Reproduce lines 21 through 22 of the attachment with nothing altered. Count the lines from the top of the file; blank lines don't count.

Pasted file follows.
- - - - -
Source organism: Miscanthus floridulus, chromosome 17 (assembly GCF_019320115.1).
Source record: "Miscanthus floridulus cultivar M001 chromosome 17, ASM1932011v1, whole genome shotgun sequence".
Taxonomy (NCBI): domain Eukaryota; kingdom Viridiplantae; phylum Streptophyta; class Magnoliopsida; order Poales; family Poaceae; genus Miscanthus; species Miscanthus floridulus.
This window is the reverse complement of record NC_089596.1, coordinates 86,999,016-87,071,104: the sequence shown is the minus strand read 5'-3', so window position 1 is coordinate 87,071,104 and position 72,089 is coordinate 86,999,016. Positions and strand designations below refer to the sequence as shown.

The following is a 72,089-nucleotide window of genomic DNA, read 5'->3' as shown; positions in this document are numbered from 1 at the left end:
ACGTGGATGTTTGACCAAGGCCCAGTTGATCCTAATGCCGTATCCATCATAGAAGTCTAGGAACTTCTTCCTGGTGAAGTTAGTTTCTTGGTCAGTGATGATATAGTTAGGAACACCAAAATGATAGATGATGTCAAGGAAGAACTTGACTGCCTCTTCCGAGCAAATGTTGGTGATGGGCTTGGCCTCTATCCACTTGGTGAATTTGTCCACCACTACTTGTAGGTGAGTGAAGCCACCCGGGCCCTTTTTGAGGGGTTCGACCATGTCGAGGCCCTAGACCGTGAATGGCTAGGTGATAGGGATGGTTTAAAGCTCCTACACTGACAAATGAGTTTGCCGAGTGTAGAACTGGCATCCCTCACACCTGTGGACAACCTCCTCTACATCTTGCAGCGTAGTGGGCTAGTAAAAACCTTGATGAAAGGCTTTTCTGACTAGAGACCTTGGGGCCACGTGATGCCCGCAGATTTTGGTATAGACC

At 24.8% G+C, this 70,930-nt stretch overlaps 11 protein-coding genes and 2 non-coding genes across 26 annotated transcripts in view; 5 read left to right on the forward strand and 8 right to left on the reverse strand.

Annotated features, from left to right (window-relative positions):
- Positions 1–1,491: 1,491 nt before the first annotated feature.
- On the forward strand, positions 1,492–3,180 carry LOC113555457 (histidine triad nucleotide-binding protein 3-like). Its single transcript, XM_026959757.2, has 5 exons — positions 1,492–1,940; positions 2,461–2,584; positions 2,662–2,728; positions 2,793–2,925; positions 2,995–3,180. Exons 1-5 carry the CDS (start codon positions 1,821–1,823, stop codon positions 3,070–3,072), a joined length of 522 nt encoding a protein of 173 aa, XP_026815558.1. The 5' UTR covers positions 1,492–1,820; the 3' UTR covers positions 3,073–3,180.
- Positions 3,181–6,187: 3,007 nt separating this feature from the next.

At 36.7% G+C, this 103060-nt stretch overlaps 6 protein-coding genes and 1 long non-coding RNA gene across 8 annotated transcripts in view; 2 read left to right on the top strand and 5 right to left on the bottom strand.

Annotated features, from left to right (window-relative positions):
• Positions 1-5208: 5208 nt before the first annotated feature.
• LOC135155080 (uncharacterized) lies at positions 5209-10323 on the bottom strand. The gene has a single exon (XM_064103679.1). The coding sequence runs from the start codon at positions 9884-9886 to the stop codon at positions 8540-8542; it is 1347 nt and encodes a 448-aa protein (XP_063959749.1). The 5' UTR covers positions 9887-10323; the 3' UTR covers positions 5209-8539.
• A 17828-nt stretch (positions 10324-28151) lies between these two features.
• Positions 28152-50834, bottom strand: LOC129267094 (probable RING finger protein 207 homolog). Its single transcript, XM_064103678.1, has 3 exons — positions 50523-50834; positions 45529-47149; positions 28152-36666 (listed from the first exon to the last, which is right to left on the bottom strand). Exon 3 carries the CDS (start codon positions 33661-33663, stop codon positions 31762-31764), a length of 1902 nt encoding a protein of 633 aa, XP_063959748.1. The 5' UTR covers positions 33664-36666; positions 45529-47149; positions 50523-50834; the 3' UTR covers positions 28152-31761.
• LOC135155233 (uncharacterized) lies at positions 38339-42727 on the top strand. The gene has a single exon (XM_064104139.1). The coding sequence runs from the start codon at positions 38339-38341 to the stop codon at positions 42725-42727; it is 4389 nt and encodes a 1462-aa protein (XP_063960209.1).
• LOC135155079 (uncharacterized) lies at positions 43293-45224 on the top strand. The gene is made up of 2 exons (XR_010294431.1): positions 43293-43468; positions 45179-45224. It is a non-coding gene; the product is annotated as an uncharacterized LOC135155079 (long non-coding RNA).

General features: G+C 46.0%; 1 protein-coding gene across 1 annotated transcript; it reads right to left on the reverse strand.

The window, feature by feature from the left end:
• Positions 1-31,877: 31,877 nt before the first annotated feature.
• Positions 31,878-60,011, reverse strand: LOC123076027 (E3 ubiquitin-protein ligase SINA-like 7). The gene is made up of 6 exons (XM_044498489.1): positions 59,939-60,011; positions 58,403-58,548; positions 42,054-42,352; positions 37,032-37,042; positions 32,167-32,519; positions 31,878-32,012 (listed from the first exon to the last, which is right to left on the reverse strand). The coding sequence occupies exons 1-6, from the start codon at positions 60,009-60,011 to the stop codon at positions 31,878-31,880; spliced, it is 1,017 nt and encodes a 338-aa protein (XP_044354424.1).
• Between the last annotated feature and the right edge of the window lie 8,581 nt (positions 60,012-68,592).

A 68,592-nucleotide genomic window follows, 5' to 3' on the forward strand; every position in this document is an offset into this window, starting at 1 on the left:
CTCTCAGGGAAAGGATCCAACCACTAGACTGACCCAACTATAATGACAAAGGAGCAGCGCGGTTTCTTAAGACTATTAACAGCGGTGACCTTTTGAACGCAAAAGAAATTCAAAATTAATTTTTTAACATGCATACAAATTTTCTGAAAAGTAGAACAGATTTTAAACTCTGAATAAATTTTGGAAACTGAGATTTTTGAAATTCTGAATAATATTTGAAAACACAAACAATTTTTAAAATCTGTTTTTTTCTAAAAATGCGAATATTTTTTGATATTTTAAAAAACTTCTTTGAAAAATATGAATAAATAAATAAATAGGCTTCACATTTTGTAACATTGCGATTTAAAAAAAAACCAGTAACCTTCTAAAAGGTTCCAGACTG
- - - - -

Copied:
The window, feature by feature from the left end:
• Positions 1-31,877: 31,877 nt before the first annotated feature.